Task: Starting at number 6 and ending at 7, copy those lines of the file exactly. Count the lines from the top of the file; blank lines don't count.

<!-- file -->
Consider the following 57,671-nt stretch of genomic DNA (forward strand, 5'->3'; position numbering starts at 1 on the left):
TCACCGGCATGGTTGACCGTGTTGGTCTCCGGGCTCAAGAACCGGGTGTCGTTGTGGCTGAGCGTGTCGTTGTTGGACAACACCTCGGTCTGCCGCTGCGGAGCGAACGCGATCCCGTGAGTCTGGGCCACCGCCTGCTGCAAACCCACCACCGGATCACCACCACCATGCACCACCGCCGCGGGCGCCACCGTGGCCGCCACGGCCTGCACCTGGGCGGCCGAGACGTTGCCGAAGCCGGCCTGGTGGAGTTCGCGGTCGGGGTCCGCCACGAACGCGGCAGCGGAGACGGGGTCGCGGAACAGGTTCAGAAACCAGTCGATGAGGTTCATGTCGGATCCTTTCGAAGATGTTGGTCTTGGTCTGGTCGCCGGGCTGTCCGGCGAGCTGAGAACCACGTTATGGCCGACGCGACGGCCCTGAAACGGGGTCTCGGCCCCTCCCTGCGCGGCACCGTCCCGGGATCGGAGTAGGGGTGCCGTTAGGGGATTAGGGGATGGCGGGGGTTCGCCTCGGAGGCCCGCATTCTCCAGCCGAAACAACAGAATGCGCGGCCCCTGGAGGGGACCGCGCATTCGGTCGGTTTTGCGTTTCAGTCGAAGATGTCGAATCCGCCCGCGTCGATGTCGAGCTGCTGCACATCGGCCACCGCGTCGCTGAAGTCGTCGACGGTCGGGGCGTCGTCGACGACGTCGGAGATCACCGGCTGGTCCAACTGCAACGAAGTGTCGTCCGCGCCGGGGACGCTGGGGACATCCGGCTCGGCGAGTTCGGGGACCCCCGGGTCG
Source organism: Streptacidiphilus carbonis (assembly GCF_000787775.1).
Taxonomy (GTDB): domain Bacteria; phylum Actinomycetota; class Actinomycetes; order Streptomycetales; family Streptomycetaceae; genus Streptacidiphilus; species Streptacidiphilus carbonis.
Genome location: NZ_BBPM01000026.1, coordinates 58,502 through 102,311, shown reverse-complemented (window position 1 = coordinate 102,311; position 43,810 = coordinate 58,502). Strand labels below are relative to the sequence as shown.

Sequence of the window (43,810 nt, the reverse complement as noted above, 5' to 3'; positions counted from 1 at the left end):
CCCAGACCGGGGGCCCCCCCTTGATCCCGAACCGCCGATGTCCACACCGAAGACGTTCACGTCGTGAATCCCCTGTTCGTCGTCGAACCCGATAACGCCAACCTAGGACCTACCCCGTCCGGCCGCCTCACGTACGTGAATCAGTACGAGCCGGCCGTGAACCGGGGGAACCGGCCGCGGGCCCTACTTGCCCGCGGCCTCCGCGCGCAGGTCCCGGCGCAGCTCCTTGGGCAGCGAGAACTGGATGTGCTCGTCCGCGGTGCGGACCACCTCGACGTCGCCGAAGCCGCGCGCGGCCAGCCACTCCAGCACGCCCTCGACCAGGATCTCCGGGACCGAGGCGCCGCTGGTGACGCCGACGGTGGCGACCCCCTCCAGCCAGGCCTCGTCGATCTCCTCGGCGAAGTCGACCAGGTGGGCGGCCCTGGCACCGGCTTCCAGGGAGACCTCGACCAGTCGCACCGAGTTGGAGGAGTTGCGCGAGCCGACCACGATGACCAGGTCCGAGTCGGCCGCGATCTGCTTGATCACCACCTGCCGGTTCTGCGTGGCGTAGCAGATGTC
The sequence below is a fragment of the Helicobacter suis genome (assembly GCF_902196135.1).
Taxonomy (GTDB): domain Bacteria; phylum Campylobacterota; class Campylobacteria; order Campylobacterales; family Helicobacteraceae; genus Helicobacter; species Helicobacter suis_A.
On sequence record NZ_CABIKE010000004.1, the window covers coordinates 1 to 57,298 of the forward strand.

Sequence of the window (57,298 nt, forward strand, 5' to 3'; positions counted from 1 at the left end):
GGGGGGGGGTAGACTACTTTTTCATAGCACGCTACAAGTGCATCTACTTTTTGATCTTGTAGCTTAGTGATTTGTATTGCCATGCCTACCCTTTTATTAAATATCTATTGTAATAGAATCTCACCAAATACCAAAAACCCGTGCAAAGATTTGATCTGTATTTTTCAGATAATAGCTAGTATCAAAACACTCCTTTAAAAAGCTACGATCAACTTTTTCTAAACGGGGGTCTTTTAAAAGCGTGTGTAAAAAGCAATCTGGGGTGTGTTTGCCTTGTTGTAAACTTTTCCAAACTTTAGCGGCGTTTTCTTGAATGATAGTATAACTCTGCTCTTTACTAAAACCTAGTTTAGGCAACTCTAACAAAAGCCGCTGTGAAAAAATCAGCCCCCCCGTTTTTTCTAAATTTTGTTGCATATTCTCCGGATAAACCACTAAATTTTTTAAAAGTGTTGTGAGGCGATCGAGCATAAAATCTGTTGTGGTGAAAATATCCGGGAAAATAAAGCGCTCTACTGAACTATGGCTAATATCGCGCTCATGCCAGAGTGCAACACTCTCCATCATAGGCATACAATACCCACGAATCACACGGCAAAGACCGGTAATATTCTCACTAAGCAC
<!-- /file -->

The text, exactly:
Sequence of the window (43,810 nt, the reverse complement as noted above, 5' to 3'; positions counted from 1 at the left end):
CCCAGACCGGGGGCCCCCCCTTGATCCCGAACCGCCGATGTCCACACCGAAGACGTTCACGTCGTGAATCCCCTGTTCGTCGTCGAACCCGATAACGCCAACCTAGGACCTACCCCGTCCGGCCGCCTCACGTACGTGAATCAGTACGAGCCGGCCGTGAACCGGGGGAACCGGCCGCGGGCCCTACTTGCCCGCGGCCTCCGCGCGCAGGTCCCGGCGCAGCTCCTTGGGCAGCGAGAACTGGATGTGCTCGTCCGCGGTGCGGACCACCTCGACGTCGCCGAAGCCGCGCGCGGCCAGCCACTCCAGCACGCCCTCGACCAGGATCTCCGGGACCGAGGCGCCGCTGGTGACGCCGACGGTGGCGACCCCCTCCAGCCAGGCCTCGTCGATCTCCTCGGCGAAGTCGACCAGGTGGGCGGCCCTGGCACCGGCTTCCAGGGAGACCTCGACCAGTCGCACCGAGTTGGAGGAGTTGCGCGAGCCGACCACGATGACCAGGTCCGAGTCGGCCGCGATCTGCTTGATCACCACCTGCCGGTTCTGCGTGGCGTAGCAGATGTC